• Dance of Bones by Maurice Broaddus
  • Dry Gulch Dragon by Sarah A. Hoyt
  • The Treefold Problem by Alan Dean Foster
  • Fountains of Blood by David Lee Summers
  • High Midnight by Kevin J. Anderson
  • Coyote by Naomi Brett Rourke
  • The Key by Peter J. Wacks
  • Fistful of Warlocks by Jim Butcher

I hope you’ll ride into the weird wild west with us this summer. You can pre-order the book right now from Amazon.com and it will ship to you as soon as it’s available in July.

Remembering the Dead and Celebrating Life

My last shift at the observatory finished the night before the Tucson Steampunk Society was scheduled to meet at Antigone Books and discuss Eric Brown’s novel Jani and the Greater Game. I thought that sounded like a great excuse to spend some time with friends and maybe grab a bite to eat before driving home. I had purchased the book the week before and read it during my shift at the observatory. The novel tells the story of a young woman named Jani who is on her way home to India from England, when her airship is shot down by Russians. Jani soon learns that England gained its power in the world by exploiting a creature from another world. The stakes increase when Jani must work with that alien to help thwart an invasion. The book was a delight and I had the opportunity to share some updates about my forthcoming novel The Brazen Shark with the book society.

Once I finished dinner and walked around to my car, I discovered I’d inadvertently parked in the staging area for the Tucson All Souls’ Day Procession. Skeleton Crew It actually gave me the excuse to stay around and watch as the parade got ready to start. All Souls’ Day is a celebration remembering those who have departed, as well as a celebration of life itself. I stopped off at one of the vendors and had a sugar cookie shaped like a skull and crossbones and admired the costumes, floats and puppets assembled for the procession. It seemed a fitting transition into this week. Now that The Brazen Shark is turned in, I’m hard at work on The Astronomer’s Crypt.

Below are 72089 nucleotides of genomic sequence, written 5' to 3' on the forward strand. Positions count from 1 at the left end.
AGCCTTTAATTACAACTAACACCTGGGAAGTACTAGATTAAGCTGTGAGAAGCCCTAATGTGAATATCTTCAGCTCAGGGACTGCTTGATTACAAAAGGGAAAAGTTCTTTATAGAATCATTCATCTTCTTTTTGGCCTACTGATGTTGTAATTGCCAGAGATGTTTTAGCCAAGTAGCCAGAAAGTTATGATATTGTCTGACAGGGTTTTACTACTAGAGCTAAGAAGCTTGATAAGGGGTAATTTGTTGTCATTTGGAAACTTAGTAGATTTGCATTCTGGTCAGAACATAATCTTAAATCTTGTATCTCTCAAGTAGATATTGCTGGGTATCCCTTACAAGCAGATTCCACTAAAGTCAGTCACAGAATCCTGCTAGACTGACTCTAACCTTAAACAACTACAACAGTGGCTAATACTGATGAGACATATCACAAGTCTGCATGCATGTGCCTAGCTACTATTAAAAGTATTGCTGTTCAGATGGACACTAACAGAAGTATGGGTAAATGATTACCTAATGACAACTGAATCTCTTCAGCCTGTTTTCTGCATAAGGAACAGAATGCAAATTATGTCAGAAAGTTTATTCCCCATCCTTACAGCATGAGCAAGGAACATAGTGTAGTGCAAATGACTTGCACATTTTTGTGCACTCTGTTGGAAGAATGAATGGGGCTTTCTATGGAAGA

What’s more, on the last night of my shift, we had some new observers at the telescope. One of them went down to the restroom and got lost on the way back to the control room. Fortunately, he called and we were able to direct him back. It turns out this almost exactly mirrored the incident that kicks off the action in the second part of The Astronomer’s Crypt. Fortunately, the power didn’t then go out and we didn’t have strange monsters and ghosts roaming the hall…at least that I know of!

Anyway, I mentioned the novel to the observers and they readily chimed in with what a spooky place the telescope is at night. One of them imagined a scenario of riding up in the elevator only to see an open door and someone standing outside the cage doors holding a severed head. That incident doesn’t happen in the novel, but it does go to show the kinds of things that go through your mind when working in a spooky, dark building!

Speaking of weird and wonderful things, I was a guest at Nicole Givens Kurtz’s blog this past week. Be sure to read my post entitled “Discovering the West, Weird and Real.” I discuss how living in the southwest and my love of anime has informed my steampunk writing. Also, be sure to drop by The Steampunk Journal, where you can read chapter one of Owl Dance in its entirety.